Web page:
- By Elyse Wild
- Economic Development
As economic development surges across Indian Country, personal finances lag as Native communities continue to experience some of the highest rates of poverty in the nation. Several programs are driving efforts to change the tides by instilling financial literacy in Native youth to sustain economic prosperity in Indian Country for the next seven generations.
On the remote Blackfeet Reservation in East Glacier, Montana, brothers William, Sam, and Michel talk about what they are saving money for.
"I'm saving for an Xbox — or college," Michel said.
"My goal is to eventually save for college or university, specifically hoping to go to the University of Edmonton, because our mom is from Canada," William said. "We have dual citizenship."
And their brother Sam? He's not quite sure yet.
The brothers are members of the Little Shell Chippewa Tribe, which gained federal recognition in 2019. It doesn’t have a reservation, and many of the tribe's 6,200 enrolled members live in Helena and Great Falls, Montana. The three boys live with their parents on the Blackfeet Reservation — population 400 — just east of Glacier National Park and about 60 miles south of the Canadian border.
Their mom, Denise, describes the area as bustling in the summer months, with more than 3 million visitors flocking to the park each season. It was one of the 10 most visited national parks last year.
But in the winter, "It's the model of isolation," she said. "It's very rural."
Glacier County, with about 14,000 people spread over 3,000 square miles, is one of Montana’s poorest areas. It ranks 54th among the state's 56 counties in per capita income, at $17,053 a year.
For Denise, instilling financial literacy in the boys at an early age is essential for them to avoid the stress of poverty.
"I'm trying to get them into the rhythm of earning and saving," Denise said.
The three brothers have spent the past year making weekly deposits into their personal savings accounts through the Blackfeet Mini-Bank, a program of Native American Community Development Corporation Financial Services, Inc. (NACDC) in Browning, Montana. They started building their funds when they took a job walking a neighbor's dog last winter. Each week, their neighbor would give the boys’ mother a check, and they would carefully divide the sum among themselves. Denise saw it as an opportunity for the boys to learn how to open and manage a bank account.
The Mini-Bank, launched in 1996, is one of 19 Native Children's Savings Account Initiatives across Indian Country, according to a report by the Oklahoma Native Assets Coalition (ONAC). The savings programs are designed to instill financial literacy in Native youth, as part of a push for asset-building in Indian Country.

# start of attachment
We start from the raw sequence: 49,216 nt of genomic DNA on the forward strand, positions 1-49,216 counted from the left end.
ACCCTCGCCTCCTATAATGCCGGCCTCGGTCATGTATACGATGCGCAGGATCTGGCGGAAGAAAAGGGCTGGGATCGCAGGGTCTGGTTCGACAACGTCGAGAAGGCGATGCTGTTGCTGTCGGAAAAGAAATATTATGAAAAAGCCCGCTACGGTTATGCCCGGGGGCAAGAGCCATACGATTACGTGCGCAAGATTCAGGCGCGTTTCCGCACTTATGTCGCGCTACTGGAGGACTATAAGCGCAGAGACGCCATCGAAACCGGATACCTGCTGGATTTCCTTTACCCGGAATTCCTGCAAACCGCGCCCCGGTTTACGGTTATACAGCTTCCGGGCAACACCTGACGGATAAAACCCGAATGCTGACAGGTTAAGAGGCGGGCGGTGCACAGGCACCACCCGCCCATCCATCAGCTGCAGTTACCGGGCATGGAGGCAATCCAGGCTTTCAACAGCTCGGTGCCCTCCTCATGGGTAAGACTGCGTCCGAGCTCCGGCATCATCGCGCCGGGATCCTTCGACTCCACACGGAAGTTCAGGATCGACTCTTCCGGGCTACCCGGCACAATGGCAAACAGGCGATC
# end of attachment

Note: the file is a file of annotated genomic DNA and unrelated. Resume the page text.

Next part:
From the first contact with Europeans to the Indian Removal Act of 1830 and beyond, the sanctioned stripping of Native culture and resources, combined with government ignorance of Indigenous needs, has had devastating economic effects on Indian Country. Despite what appears to be surging economic development among Tribes, Native Americans have the highest poverty rate of any major U.S. ethnic group, with one in four living below the federal poverty level, according to the Census Bureau’s American Community Survey.
Limited access to banks in the isolated areas where many Indigenous communities live has left cavernous gaps in basic financial services and asset-building opportunities. But since 1994, when the federal Community Development Financial Institutions Fund created the Native Initiatives program to support the creation of community development financial institutions in Indian Country, Native CDFIs have filled some of that gap.
Today, tribal enterprises reach far beyond casinos to energy, global logistics, tourism, and more. And, as the Tribal Broadband Connectivity Fund pours billions of dollars in grants into Native communities to establish high-speed Internet, more opportunities will soon abound.
But, according to Native financial education consultant Shawn Spruce, none of this economic development will matter if individual tribal members lack basic financial literacy — and the key to building sustainable Native economies may lie in the financial education of Native youth.
"Some of these tribes have billion-dollar economies," Spruce told Tribal Business News. "If your tribal members can't balance a checkbook, don't know how to use a credit card, and don't understand the importance of saving for retirement or saving for the future, then none of that success matters if people at the community level can't share in their financial success."